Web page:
Another problem of multiplayer that a mute button doesn’t solve, however, is that in many cases it has begun to diminish the quality of the single-player experience. As developers invest more resources into making the multiplayer aspects of a game more extensive, that game’s single-player suffers. Over the past decade, we’ve seen many high profile game franchises that began as mainly single-player (Halo, Call of Duty, etc.) become these “conjoined twin” games of multiplayer and single-player. The trend has been for the multiplayer portion to get nourished more and the single-player portion less to the point that it’s not really there at all. The single-player campaign is just a tacked on afterthought included with the game so that the publishers can add the “single-player campaign” bullet point to the back of the box. Also, many single-player games have recently tried to shoehorn in some type of online multiplayer just to say that they have online multiplayer, which ends up being not well thought out and not very enjoyable to play. (Mass Effect 3, Uncharted 3, and the Tomb Raider reboot are three examples that come readily to mind.)

Then there’s a game like Titanfall, which is essentially an online-multiplayer-only game. Did Titanfall’s success signal the end of the single-player game, the death knell I mentioned earlier? Hopefully not. What it did indicate is that developers are moving away from making those multiplayer/single-player “conjoined twin” games toward a separate-but-equal system in which multiplayer games and single-player games are developed independently so that each type can focus on its strengths. (Of course, we’ve seen just how well the “separate but equal” doctrine has worked out in the past.). Some developers can make multiplayer games that provide us with those thrilling dozens-of-people-all-blowing-up-shit-at-the-same-time experiences, while others can make single-player games that provide an individual gamer (and perhaps a few of his or her friends watching in the same room) those true single-player experiences.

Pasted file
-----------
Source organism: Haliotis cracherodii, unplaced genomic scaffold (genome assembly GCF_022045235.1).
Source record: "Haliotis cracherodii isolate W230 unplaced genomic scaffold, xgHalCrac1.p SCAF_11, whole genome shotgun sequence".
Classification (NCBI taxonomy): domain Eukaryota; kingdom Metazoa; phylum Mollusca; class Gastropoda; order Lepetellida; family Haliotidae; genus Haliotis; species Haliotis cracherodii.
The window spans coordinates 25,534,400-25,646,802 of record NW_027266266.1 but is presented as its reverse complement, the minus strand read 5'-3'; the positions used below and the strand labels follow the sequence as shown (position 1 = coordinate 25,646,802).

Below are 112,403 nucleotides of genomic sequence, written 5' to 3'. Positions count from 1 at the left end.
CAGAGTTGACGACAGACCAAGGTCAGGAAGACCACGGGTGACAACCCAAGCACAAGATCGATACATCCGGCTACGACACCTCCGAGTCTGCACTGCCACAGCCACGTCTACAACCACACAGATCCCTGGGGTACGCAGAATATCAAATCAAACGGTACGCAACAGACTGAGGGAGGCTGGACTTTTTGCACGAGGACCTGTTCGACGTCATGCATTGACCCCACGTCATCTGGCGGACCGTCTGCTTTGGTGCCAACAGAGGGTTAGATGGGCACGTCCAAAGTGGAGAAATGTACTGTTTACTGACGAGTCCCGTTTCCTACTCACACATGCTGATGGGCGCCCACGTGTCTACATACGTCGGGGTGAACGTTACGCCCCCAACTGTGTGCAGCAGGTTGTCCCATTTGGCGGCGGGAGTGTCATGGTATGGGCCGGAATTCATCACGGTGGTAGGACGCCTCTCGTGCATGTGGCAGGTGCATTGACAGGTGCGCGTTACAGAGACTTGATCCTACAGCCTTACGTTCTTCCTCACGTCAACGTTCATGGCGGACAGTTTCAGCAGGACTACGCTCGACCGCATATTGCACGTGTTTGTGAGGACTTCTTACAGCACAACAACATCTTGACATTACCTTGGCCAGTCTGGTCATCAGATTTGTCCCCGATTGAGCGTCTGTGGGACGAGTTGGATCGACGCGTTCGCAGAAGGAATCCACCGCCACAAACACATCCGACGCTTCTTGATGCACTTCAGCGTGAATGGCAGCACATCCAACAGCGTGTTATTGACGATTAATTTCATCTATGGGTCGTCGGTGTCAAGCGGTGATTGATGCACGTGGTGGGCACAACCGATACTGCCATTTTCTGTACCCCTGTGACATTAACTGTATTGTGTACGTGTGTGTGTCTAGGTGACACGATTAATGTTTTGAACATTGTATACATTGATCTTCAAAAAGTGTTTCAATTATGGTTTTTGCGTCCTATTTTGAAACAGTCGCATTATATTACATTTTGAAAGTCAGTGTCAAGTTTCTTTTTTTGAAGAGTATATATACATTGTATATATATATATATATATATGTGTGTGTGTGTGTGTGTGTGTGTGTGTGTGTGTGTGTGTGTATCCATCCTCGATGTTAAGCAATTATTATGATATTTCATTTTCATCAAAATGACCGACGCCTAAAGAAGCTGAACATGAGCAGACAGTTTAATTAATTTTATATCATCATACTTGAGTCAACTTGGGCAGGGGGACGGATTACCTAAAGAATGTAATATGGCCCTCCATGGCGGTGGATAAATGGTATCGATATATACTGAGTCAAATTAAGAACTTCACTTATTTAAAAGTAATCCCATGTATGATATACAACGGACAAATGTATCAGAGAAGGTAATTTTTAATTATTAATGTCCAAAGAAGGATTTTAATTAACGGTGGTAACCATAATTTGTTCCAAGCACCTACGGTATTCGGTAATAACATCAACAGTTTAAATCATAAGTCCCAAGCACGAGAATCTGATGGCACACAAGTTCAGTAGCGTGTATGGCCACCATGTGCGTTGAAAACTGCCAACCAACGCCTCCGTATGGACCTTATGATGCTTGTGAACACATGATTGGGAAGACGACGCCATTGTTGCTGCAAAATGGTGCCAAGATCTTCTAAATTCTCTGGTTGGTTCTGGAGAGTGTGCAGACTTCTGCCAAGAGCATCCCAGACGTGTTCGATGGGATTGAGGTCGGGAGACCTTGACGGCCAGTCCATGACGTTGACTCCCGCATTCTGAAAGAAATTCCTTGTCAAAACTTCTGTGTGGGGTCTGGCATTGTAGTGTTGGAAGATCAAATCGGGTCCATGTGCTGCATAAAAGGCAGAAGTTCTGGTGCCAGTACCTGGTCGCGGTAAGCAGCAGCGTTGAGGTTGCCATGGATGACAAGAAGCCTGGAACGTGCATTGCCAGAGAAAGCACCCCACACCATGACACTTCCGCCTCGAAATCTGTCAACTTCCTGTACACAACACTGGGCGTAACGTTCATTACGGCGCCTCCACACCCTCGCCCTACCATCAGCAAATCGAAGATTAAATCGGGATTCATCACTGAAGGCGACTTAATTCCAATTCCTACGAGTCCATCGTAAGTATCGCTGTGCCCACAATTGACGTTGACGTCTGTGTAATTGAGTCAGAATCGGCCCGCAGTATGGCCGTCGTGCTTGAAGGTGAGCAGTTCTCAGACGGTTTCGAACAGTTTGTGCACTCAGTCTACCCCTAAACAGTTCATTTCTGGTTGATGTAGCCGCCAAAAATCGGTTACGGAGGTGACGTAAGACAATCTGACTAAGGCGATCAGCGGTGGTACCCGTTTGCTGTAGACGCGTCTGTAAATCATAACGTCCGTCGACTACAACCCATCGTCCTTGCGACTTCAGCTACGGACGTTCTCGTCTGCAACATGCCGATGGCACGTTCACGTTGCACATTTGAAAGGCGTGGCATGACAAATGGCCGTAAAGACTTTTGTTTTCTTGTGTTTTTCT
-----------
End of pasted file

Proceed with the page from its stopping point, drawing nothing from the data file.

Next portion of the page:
But will developers and the companies that back them do this? Titanfall seems to be a good sign of the former, of studios making multiplayer-only games. The future isn’t as promising for single-player games, though. Well, as far as those games coming from huge Triple-A studios at least. After all, they have to think about what kind of game is going to make the most money (not just to line their pockets, but to justify the ballooning costs of producing those games). Along this line of reasoning, which do you think will make them the most money: a game designed to be experienced by one player at a time or a game designed for dozens or even hundreds of people to all play at the same time? For what it’s worth, I predict the big studios and companies will begin almost exclusively making those multiplayer-only titles, leaving the smaller studios and independent game developers to create the single-player titles with few to no multiplayer components.

In the meantime, my wife is visiting her sister this weekend, which means I have three days of single-player gaming ahead of me. Bring on the Funyuns and Mountain Dew.

Scott Hughes received an MFA in creative writing from Georgia College & State University in 2004. His fiction, poetry, and essays have appeared in such journals as Crab Creek Review, Crazyhorse, Redivider, Carbon Culture Review, and Compaso: Journal of Comparative Research in Anthropology and Sociology. He is currently at work on a young adult novel. He has been an instructor at Central Georgia Technical College since 2007.